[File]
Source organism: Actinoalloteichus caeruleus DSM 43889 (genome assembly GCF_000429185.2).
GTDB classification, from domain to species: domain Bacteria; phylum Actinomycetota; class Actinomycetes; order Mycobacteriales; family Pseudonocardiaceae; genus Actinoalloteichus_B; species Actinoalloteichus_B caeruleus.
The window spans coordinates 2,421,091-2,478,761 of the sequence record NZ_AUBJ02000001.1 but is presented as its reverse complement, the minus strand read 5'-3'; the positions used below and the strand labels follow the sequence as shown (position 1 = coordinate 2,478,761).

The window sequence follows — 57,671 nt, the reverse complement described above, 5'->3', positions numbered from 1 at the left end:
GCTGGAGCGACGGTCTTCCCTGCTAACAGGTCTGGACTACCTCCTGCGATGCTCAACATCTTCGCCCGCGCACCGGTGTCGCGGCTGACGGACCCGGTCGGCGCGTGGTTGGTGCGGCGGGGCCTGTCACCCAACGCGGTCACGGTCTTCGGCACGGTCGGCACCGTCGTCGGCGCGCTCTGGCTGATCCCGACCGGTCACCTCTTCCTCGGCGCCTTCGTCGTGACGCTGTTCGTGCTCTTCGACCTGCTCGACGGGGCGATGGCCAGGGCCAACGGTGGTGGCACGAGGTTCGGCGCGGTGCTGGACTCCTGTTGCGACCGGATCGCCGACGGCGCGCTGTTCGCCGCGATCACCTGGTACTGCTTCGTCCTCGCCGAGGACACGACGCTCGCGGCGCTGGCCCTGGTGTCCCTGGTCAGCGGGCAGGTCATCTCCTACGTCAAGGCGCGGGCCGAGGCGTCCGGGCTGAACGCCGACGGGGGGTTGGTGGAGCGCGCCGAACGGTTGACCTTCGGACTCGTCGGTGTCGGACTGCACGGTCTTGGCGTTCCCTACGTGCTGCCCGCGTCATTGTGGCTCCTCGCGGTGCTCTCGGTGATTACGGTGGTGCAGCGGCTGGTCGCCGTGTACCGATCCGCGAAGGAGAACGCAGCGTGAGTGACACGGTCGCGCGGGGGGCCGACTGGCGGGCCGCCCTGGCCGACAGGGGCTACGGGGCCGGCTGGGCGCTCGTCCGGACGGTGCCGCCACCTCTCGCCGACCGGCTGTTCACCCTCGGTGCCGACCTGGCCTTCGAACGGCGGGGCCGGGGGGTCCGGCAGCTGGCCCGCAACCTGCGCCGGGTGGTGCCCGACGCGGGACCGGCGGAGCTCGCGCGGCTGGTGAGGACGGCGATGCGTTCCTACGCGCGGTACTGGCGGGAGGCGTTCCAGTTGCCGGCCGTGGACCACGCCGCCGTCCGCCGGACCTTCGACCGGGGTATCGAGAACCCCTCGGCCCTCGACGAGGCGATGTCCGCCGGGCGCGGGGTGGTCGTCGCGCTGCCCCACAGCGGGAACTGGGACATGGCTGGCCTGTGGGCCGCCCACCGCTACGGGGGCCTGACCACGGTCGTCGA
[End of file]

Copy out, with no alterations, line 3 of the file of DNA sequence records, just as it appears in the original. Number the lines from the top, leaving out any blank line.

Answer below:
The window spans coordinates 2,421,091-2,478,761 of the sequence record NZ_AUBJ02000001.1 but is presented as its reverse complement, the minus strand read 5'-3'; the positions used below and the strand labels follow the sequence as shown (position 1 = coordinate 2,478,761).